Transcript to gene ratio influence
Using the pancreatic sample from HPA mentioned above, we established the distribution of transcripts per gene for human, cyno, dog, rat and mouse from the existing coding and non-coding RNA sequences in Ensembl v.96 (Fig. 3A). We restricted the regions we compared to only gene identified as one to one orthologs across all species in the Ensembl database. When examining orthologous genes, the disparity in depth of annotation of transcripts is exacerbated (Fig. 3B).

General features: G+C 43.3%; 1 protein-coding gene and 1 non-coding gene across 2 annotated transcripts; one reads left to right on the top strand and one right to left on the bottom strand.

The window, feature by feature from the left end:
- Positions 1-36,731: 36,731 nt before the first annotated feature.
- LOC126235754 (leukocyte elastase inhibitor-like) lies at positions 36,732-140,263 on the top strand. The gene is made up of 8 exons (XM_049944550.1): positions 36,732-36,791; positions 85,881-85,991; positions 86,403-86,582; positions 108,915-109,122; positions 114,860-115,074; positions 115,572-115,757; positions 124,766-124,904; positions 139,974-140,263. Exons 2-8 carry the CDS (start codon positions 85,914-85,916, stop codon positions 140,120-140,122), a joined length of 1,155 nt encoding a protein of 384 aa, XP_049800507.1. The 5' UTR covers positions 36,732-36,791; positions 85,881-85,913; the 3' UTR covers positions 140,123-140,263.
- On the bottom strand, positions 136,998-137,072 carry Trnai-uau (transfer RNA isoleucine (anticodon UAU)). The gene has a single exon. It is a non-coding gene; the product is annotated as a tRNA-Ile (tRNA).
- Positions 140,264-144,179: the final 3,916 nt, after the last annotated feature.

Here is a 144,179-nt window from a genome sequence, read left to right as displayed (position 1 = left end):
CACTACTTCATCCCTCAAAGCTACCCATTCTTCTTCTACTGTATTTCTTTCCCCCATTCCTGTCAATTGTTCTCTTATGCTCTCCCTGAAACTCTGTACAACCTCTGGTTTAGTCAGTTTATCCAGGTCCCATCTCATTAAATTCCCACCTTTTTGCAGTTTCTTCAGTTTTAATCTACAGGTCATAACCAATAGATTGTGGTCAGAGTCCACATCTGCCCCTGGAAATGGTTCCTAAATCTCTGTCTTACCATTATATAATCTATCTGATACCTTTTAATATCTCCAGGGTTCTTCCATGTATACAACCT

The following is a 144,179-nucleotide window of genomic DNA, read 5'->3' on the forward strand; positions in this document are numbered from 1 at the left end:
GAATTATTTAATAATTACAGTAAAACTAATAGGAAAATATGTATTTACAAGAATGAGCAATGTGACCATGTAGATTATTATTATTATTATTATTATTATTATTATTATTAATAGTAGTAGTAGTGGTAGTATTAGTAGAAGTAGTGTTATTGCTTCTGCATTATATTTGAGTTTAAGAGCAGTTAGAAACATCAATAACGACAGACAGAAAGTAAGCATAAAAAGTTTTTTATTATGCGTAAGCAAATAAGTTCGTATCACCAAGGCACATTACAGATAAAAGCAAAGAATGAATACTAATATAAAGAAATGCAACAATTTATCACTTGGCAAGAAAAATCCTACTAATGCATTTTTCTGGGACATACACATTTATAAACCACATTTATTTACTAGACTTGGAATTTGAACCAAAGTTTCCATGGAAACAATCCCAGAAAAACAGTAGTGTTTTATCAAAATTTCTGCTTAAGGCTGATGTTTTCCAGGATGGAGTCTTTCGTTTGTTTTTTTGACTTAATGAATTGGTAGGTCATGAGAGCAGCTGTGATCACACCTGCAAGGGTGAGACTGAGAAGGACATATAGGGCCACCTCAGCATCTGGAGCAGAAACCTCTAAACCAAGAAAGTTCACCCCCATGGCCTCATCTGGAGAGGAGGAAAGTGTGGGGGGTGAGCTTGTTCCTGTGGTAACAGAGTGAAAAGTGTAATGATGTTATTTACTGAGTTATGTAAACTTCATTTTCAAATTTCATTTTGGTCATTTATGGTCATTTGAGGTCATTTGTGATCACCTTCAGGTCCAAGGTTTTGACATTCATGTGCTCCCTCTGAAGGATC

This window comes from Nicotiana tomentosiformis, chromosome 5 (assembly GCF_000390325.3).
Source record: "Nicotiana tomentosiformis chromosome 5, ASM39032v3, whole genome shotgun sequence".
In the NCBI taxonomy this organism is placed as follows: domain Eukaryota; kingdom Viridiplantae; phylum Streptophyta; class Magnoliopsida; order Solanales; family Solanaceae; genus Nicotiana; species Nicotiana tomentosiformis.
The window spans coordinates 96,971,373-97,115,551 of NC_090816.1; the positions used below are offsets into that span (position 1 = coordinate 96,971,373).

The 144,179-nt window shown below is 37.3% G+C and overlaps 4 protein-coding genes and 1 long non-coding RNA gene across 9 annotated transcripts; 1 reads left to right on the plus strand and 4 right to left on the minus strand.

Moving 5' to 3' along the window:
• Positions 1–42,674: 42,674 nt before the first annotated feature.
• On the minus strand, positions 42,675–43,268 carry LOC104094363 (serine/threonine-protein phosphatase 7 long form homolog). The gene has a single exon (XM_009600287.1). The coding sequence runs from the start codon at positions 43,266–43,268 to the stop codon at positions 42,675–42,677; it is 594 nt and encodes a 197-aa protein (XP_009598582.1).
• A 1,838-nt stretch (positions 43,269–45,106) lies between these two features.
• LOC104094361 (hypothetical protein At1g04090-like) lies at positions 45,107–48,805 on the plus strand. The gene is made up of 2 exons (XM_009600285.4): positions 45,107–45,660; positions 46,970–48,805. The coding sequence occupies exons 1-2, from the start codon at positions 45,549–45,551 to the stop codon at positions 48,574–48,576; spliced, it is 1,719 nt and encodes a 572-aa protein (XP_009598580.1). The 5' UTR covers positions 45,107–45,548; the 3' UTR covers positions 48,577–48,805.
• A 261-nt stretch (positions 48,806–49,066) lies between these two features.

As pre-clinical species contain from 20 to 75% the number of transcripts per gene for each orthologous gene with human, we wanted to understand the influence of the differential transcript annotation on final transcript and gene level estimated reads mapped and abundance. We generated a human transcriptome with one-to-one gene orthologs for each pairwise comparison with cyno, dog, rat and mouse. Thus, for each pairwise comparison, the human transcriptomes represent the same number of genes, but different number of transcripts from what a pre-clinical species would contain. For each human gene, we additionally reduced the number of annotated transcripts in the human transcriptomes, to the level found in the pairwise pre-clinical species. We iterated which transcripts we included 100 times at random with replacement. The result was 4 human transcriptomes with pairwise orthologous genes represented to each pre-clinical species and full annotation depth for human transcripts. In addition, 400 transcriptomes in which the transcript annotation depth was reduced in human, to the match number of transcripts found in each pairwise pre-clinical species (Fig. 3C), which we will refer to as pre-clinicalized human transcriptomes.